The Familiar was supposed to be a magnum opus: an ambitious serial novel told in twenty-seven massive volumes, split into five “seasons” of five books apiece, all written by renowned experimental writer Mark Z. Danielewski, author of the ergodic horror classic House of Leaves.
As it was Danielewski’s first new book in eleven years (barring a reissue of his ghost story/puppet show script The Fifty Year Sword), publishing was pre-sold on the concept (the deal for the first 10 books of the saga exceeded seven figures), and lovers of weird fiction and experimental writing alike awaited it with anticipation. The plan was for new volumes to arrive at four-month intervals, and the first was released in June of 2015.
But two years later, only five volumes had made it to bookstores, and that would turn out to be the end of it: the project was placed on indefinite hiatus, and Danielewski moved on to a picture book called The Little Blue Kite. But the fate of The Familiar—and the books themselves—are important, not just because of how the project ended, but because it existed in the first place.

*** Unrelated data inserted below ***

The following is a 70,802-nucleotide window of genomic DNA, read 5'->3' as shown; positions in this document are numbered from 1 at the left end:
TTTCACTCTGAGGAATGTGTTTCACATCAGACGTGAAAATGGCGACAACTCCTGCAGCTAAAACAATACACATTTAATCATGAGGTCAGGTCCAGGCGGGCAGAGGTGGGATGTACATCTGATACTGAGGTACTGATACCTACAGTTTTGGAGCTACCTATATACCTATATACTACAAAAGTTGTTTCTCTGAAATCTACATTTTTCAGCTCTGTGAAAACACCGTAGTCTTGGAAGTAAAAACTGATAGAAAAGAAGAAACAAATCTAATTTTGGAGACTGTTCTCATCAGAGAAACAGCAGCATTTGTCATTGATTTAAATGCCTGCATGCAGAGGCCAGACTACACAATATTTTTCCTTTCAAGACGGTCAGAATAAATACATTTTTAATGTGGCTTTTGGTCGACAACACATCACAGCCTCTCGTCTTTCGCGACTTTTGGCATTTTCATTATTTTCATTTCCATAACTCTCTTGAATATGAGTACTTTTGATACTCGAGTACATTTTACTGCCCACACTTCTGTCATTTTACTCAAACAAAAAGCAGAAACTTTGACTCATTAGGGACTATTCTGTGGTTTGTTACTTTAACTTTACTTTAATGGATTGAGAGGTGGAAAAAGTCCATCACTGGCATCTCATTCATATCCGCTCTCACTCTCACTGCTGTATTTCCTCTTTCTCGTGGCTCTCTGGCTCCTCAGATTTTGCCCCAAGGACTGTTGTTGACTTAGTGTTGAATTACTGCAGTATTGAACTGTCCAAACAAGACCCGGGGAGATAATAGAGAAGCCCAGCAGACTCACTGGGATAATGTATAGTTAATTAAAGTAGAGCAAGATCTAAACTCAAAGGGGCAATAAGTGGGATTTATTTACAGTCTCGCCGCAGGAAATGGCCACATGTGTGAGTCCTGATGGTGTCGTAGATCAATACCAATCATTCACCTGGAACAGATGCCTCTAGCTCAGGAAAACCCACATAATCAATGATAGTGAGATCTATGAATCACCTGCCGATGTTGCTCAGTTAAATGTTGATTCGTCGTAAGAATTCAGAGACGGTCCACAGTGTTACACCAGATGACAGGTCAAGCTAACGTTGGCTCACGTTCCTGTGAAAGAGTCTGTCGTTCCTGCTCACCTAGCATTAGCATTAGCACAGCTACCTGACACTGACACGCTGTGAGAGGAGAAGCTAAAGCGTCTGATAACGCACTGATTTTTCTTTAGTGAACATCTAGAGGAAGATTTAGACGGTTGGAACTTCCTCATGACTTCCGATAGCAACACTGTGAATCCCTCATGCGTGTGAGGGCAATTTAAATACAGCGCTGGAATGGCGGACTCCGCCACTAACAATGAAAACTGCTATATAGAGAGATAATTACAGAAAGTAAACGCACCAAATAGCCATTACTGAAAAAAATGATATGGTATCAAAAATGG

Before we get into the what and the why, a bit of background: The Familiar is a serial novel about a teenager named Xanther and the unusual stray cat she finds. It features an immense cast of characters, from computer hackers and programmers, to gang members, a shady faith healer and her assistant, various animals, and the artificial intelligences known as NarCons who control the story. It’s a vast, dense, and strange set of books, with color-coded narrators, weird interludes, and Danielewski’s trademark textual experimentation. As the plot unfolds, it shifts genres and narrative styles, each chapter picking up where the last left off, revealing a little more as it chugs along. It’s a complex series to be sure, each volume a densely packed series of words and images that always hints at something more that what is actually there. To read it is to catch a glimpse of the greater scope and a more intricate plot.
According to social media posts by Danielewski himself, publisher Pantheon ended the series due to the cost of publication not keeping up with the reader base. This is kind of a mundane explanation, but an understandable one: the audience for Danielewski’s books has always been, well, specific at best—willing to follow him through textual experiments, odd metanarrative conceits, and offbeat artistic decisions—and finding faithful readers willing to do so for 27 volumes was always going to be a tall order.
The Familiar is also a series that forces active, close, multiple reads, as it requires you to wade through its cryptic narrative and engage on multiple levels. It’s not the kind of book everyone could love, though those able to get into it and vibe with it will love it fiercely. It’s not surprising it wasn’t widely adopted by readers.